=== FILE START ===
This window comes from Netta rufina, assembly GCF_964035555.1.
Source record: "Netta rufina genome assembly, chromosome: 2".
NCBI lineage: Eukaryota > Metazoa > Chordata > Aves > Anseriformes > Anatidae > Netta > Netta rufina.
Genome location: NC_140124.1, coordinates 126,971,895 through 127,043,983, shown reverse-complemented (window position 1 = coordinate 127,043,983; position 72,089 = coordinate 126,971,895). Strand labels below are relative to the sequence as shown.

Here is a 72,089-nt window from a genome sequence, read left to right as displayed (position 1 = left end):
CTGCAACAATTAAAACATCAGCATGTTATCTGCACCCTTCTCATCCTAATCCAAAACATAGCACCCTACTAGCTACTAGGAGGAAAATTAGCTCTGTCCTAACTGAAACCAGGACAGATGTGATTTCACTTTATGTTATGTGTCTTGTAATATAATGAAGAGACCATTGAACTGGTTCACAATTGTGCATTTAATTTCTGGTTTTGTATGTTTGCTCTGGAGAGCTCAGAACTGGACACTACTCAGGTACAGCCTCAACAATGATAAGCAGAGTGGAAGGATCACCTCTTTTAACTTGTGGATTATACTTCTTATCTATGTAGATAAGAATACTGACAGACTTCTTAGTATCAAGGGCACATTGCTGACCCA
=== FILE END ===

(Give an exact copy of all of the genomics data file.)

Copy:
This window comes from Netta rufina, assembly GCF_964035555.1.
Source record: "Netta rufina genome assembly, chromosome: 2".
NCBI lineage: Eukaryota > Metazoa > Chordata > Aves > Anseriformes > Anatidae > Netta > Netta rufina.
Genome location: NC_140124.1, coordinates 126,971,895 through 127,043,983, shown reverse-complemented (window position 1 = coordinate 127,043,983; position 72,089 = coordinate 126,971,895). Strand labels below are relative to the sequence as shown.

Here is a 72,089-nt window from a genome sequence, read left to right as displayed (position 1 = left end):
CTGCAACAATTAAAACATCAGCATGTTATCTGCACCCTTCTCATCCTAATCCAAAACATAGCACCCTACTAGCTACTAGGAGGAAAATTAGCTCTGTCCTAACTGAAACCAGGACAGATGTGATTTCACTTTATGTTATGTGTCTTGTAATATAATGAAGAGACCATTGAACTGGTTCACAATTGTGCATTTAATTTCTGGTTTTGTATGTTTGCTCTGGAGAGCTCAGAACTGGACACTACTCAGGTACAGCCTCAACAATGATAAGCAGAGTGGAAGGATCACCTCTTTTAACTTGTGGATTATACTTCTTATCTATGTAGATAAGAATACTGACAGACTTCTTAGTATCAAGGGCACATTGCTGACCCA